Tuesday, July 31, 2012

Other nations fudge things. The ABS won't, on carbon permits

How we're going it alone

If a government imposes a tax, but then pays a taxpayer’s bill, did it ever impose a tax in the first place? Just about every member of the European-dominated United Nations Statistical Commission says it did not. The Commission has recommended members exclude from their taxation statistics the value of carbon emission permits handed out free to large polluters.

Australia will strike out on its own, valuing at market rates emissions permits handed out free and ensuring they are added to the official tax take.

“Our senior management have agonised over this,” ABS director of macroeconomic research Derick Cullen told The Age. “We took exception to what the Commission was doing.”

The dispute came to a head at an international meeting in February in which Australia put its case for the market valuation of emissions permits and lost. The Commission recommended instead that member nations value permits at their “historic cost”, which in the case of free permits is zero...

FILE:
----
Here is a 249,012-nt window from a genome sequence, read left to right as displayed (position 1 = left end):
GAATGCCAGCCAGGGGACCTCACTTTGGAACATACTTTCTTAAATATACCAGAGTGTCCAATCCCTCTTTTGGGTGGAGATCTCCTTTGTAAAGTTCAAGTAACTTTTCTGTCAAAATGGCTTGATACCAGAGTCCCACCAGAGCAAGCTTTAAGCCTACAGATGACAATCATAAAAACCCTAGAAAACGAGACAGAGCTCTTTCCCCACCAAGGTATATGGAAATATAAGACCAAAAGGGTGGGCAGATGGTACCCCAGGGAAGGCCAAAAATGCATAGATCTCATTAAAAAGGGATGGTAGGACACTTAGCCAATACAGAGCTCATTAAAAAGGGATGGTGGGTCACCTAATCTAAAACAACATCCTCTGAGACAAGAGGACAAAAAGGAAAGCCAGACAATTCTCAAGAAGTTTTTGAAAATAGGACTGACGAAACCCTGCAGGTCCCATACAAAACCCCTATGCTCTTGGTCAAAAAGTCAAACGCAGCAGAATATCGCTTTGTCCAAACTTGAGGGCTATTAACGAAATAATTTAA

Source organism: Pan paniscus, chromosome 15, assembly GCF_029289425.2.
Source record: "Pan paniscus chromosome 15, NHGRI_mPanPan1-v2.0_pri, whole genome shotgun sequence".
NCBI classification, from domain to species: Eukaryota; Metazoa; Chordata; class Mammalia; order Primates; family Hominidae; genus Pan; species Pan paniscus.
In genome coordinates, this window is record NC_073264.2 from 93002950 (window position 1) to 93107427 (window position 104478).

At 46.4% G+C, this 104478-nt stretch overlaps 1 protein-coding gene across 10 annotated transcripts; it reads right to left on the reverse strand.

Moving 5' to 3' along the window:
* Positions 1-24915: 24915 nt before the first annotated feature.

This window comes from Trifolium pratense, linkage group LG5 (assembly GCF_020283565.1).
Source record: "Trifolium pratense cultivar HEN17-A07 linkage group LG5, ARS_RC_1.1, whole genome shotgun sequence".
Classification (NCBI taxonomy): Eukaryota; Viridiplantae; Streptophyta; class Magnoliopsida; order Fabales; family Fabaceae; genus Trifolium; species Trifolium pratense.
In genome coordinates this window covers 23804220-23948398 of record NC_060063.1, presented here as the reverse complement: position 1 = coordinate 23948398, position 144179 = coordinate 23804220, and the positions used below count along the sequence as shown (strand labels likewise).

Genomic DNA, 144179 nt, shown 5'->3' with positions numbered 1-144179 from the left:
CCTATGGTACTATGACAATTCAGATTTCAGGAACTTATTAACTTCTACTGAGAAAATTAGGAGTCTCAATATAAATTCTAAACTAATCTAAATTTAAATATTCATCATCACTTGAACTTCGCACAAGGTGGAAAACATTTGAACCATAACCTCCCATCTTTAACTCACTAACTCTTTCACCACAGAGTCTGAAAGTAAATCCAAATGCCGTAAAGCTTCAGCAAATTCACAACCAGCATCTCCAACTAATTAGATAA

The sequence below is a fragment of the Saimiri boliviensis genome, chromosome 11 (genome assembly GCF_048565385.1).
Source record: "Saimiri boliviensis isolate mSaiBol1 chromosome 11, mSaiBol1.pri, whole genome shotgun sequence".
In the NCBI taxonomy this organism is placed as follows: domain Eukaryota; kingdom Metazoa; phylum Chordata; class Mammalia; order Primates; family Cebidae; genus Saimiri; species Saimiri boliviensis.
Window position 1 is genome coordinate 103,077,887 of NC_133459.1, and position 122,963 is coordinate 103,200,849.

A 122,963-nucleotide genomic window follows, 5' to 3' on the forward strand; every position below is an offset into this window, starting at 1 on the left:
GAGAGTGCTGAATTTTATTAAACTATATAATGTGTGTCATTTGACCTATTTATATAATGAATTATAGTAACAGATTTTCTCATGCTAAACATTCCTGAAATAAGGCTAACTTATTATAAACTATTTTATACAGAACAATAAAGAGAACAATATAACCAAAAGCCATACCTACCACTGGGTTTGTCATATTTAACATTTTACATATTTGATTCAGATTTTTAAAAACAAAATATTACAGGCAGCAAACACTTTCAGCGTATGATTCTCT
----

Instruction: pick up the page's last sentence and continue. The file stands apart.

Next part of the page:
The ABS considers the approach “will misrepresent the costs to emitters, the debt of government and the taxes received by government,” the Bureau said in an unusually impassioned account of the disagreement published yesterday.

It will enable the mostly European nations with carbon trading schemes to report a lower tax takes and lower government debt than if they had adopted the Australian approach.

In today's Sydney Morning Herald and Age

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